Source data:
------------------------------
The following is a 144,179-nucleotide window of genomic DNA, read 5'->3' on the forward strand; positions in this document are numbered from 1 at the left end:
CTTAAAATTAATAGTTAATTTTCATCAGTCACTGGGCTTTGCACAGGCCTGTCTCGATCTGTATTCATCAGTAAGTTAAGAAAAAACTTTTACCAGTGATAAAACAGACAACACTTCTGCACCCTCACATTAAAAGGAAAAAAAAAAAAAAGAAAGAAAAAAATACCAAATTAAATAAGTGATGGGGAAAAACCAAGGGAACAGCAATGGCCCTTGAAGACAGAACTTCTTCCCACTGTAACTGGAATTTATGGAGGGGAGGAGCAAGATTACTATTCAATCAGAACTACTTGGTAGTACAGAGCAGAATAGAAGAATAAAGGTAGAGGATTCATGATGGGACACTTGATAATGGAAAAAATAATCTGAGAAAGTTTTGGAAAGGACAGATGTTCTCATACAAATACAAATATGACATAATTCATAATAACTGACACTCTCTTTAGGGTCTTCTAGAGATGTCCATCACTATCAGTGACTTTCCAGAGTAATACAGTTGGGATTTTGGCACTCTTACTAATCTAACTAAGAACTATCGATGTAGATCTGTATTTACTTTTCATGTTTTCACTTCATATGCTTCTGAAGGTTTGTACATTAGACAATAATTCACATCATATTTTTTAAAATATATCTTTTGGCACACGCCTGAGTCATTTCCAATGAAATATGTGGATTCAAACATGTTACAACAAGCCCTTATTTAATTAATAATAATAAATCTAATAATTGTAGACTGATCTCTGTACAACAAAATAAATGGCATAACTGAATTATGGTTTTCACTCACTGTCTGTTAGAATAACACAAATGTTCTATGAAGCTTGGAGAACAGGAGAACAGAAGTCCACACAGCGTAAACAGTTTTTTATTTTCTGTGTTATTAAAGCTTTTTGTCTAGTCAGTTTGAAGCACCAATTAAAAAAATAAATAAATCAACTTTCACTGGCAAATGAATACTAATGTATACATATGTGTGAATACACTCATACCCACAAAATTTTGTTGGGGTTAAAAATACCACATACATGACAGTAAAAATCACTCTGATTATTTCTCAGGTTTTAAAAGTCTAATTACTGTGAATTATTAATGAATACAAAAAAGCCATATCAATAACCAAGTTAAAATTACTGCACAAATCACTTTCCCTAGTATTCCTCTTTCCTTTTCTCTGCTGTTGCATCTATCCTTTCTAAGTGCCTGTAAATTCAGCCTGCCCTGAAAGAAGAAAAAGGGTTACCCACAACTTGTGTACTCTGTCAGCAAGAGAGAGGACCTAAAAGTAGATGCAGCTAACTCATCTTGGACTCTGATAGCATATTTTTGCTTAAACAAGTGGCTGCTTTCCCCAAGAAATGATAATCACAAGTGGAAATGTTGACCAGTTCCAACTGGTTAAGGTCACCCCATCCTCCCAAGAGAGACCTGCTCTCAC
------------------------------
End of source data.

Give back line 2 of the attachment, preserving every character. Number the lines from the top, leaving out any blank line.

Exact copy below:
CTTAAAATTAATAGTTAATTTTCATCAGTCACTGGGCTTTGCACAGGCCTGTCTCGATCTGTATTCATCAGTAAGTTAAGAAAAAACTTTTACCAGTGATAAAACAGACAACACTTCTGCACCCTCACATTAAAAGGAAAAAAAAAAAAAAGAAAGAAAAAAATACCAAATTAAATAAGTGATGGGGAAAAACCAAGGGAACAGCAATGGCCCTTGAAGACAGAACTTCTTCCCACTGTAACTGGAATTTATGGAGGGGAGGAGCAAGATTACTATTCAATCAGAACTACTTGGTAGTACAGAGCAGAATAGAAGAATAAAGGTAGAGGATTCATGATGGGACACTTGATAATGGAAAAAATAATCTGAGAAAGTTTTGGAAAGGACAGATGTTCTCATACAAATACAAATATGACATAATTCATAATAACTGACACTCTCTTTAGGGTCTTCTAGAGATGTCCATCACTATCAGTGACTTTCCAGAGTAATACAGTTGGGATTTTGGCACTCTTACTAATCTAACTAAGAACTATCGATGTAGATCTGTATTTACTTTTCATGTTTTCACTTCATATGCTTCTGAAGGTTTGTACATTAGACAATAATTCACATCATATTTTTTAAAATATATCTTTTGGCACACGCCTGAGTCATTTCCAATGAAATATGTGGATTCAAACATGTTACAACAAGCCCTTATTTAATTAATAATAATAAATCTAATAATTGTAGACTGATCTCTGTACAACAAAATAAATGGCATAACTGAATTATGGTTTTCACTCACTGTCTGTTAGAATAACACAAATGTTCTATGAAGCTTGGAGAACAGGAGAACAGAAGTCCACACAGCGTAAACAGTTTTTTATTTTCTGTGTTATTAAAGCTTTTTGTCTAGTCAGTTTGAAGCACCAATTAAAAAAATAAATAAATCAACTTTCACTGGCAAATGAATACTAATGTATACATATGTGTGAATACACTCATACCCACAAAATTTTGTTGGGGTTAAAAATACCACATACATGACAGTAAAAATCACTCTGATTATTTCTCAGGTTTTAAAAGTCTAATTACTGTGAATTATTAATGAATACAAAAAAGCCATATCAATAACCAAGTTAAAATTACTGCACAAATCACTTTCCCTAGTATTCCTCTTTCCTTTTCTCTGCTGTTGCATCTATCCTTTCTAAGTGCCTGTAAATTCAGCCTGCCCTGAAAGAAGAAAAAGGGTTACCCACAACTTGTGTACTCTGTCAGCAAGAGAGAGGACCTAAAAGTAGATGCAGCTAACTCATCTTGGACTCTGATAGCATATTTTTGCTTAAACAAGTGGCTGCTTTCCCCAAGAAATGATAATCACAAGTGGAAATGTTGACCAGTTCCAACTGGTTAAGGTCACCCCATCCTCCCAAGAGAGACCTGCTCTCAC